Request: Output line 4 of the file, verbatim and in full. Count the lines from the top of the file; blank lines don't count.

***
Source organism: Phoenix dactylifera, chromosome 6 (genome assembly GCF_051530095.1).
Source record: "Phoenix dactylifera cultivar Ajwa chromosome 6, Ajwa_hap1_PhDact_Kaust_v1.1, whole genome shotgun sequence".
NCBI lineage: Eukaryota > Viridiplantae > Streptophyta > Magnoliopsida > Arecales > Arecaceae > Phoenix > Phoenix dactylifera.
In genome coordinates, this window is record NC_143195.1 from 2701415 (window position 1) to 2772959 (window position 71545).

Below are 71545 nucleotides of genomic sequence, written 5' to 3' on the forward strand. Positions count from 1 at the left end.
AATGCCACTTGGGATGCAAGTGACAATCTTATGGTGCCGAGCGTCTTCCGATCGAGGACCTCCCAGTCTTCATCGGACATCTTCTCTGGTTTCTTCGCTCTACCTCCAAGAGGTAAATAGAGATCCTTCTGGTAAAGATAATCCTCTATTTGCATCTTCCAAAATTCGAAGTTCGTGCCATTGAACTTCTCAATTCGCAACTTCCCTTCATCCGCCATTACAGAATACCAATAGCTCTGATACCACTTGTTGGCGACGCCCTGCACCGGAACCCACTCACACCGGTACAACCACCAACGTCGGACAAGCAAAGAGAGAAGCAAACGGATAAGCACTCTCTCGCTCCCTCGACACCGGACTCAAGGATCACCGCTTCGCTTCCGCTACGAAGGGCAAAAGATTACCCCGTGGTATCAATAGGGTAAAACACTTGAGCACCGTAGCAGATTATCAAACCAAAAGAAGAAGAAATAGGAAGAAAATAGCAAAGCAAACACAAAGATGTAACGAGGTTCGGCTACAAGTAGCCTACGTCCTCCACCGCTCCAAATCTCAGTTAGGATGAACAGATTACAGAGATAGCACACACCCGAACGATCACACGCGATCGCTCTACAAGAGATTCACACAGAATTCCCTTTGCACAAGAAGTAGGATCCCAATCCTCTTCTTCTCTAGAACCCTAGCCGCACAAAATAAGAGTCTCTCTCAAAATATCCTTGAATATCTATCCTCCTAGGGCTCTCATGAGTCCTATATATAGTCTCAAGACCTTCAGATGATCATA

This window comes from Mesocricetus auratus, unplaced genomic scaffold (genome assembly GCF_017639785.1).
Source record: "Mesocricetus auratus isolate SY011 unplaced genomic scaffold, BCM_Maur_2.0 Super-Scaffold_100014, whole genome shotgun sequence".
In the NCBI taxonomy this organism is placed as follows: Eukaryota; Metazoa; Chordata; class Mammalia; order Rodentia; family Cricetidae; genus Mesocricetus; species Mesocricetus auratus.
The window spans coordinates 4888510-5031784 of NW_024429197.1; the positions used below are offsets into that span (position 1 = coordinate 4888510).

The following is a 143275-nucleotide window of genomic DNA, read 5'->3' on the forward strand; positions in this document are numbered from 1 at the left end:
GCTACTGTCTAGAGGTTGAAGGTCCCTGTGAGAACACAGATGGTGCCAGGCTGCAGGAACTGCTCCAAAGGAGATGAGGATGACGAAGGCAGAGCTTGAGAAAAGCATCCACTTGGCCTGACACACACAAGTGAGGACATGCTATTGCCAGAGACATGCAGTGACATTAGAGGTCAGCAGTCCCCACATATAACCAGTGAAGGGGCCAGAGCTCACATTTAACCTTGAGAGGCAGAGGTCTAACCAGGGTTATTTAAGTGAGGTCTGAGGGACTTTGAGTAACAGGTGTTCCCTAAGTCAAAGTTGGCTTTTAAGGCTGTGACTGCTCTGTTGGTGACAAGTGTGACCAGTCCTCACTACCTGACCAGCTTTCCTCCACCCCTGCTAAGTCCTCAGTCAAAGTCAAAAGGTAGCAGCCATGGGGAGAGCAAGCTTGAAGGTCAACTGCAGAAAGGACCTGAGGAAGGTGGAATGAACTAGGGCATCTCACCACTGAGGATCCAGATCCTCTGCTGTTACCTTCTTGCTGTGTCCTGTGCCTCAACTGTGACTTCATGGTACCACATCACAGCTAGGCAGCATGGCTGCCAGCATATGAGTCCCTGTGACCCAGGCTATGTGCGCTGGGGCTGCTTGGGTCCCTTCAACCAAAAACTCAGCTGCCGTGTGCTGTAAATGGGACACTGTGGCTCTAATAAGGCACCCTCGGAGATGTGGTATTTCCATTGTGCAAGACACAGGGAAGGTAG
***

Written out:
In genome coordinates, this window is record NC_143195.1 from 2701415 (window position 1) to 2772959 (window position 71545).